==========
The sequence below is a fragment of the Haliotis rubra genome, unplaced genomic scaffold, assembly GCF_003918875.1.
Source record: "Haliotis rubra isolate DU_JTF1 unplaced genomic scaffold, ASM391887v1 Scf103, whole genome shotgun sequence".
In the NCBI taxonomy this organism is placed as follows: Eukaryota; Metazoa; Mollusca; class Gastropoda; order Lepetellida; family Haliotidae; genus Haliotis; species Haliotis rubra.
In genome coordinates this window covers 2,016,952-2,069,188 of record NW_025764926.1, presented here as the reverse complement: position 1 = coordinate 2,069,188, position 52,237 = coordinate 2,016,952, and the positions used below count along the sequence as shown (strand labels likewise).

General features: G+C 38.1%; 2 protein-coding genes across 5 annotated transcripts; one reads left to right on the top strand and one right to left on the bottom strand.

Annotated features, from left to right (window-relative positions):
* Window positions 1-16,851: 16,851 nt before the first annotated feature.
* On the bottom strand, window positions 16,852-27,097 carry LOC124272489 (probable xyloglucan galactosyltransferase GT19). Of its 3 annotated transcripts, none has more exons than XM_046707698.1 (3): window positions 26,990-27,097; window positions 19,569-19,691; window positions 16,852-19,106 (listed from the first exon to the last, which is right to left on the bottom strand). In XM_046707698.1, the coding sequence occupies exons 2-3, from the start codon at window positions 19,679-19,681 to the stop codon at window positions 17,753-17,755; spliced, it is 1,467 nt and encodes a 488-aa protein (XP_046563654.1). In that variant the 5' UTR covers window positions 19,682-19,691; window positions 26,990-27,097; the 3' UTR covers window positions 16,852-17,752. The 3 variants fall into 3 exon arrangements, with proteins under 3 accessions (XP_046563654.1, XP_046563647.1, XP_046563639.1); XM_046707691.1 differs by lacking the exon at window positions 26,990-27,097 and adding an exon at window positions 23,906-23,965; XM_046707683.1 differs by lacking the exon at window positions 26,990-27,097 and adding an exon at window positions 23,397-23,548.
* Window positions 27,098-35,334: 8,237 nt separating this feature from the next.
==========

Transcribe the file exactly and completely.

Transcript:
The sequence below is a fragment of the Haliotis rubra genome, unplaced genomic scaffold, assembly GCF_003918875.1.
Source record: "Haliotis rubra isolate DU_JTF1 unplaced genomic scaffold, ASM391887v1 Scf103, whole genome shotgun sequence".
In the NCBI taxonomy this organism is placed as follows: Eukaryota; Metazoa; Mollusca; class Gastropoda; order Lepetellida; family Haliotidae; genus Haliotis; species Haliotis rubra.
In genome coordinates this window covers 2,016,952-2,069,188 of record NW_025764926.1, presented here as the reverse complement: position 1 = coordinate 2,069,188, position 52,237 = coordinate 2,016,952, and the positions used below count along the sequence as shown (strand labels likewise).

General features: G+C 38.1%; 2 protein-coding genes across 5 annotated transcripts; one reads left to right on the top strand and one right to left on the bottom strand.

Annotated features, from left to right (window-relative positions):
* Window positions 1-16,851: 16,851 nt before the first annotated feature.
* On the bottom strand, window positions 16,852-27,097 carry LOC124272489 (probable xyloglucan galactosyltransferase GT19). Of its 3 annotated transcripts, none has more exons than XM_046707698.1 (3): window positions 26,990-27,097; window positions 19,569-19,691; window positions 16,852-19,106 (listed from the first exon to the last, which is right to left on the bottom strand). In XM_046707698.1, the coding sequence occupies exons 2-3, from the start codon at window positions 19,679-19,681 to the stop codon at window positions 17,753-17,755; spliced, it is 1,467 nt and encodes a 488-aa protein (XP_046563654.1). In that variant the 5' UTR covers window positions 19,682-19,691; window positions 26,990-27,097; the 3' UTR covers window positions 16,852-17,752. The 3 variants fall into 3 exon arrangements, with proteins under 3 accessions (XP_046563654.1, XP_046563647.1, XP_046563639.1); XM_046707691.1 differs by lacking the exon at window positions 26,990-27,097 and adding an exon at window positions 23,906-23,965; XM_046707683.1 differs by lacking the exon at window positions 26,990-27,097 and adding an exon at window positions 23,397-23,548.
* Window positions 27,098-35,334: 8,237 nt separating this feature from the next.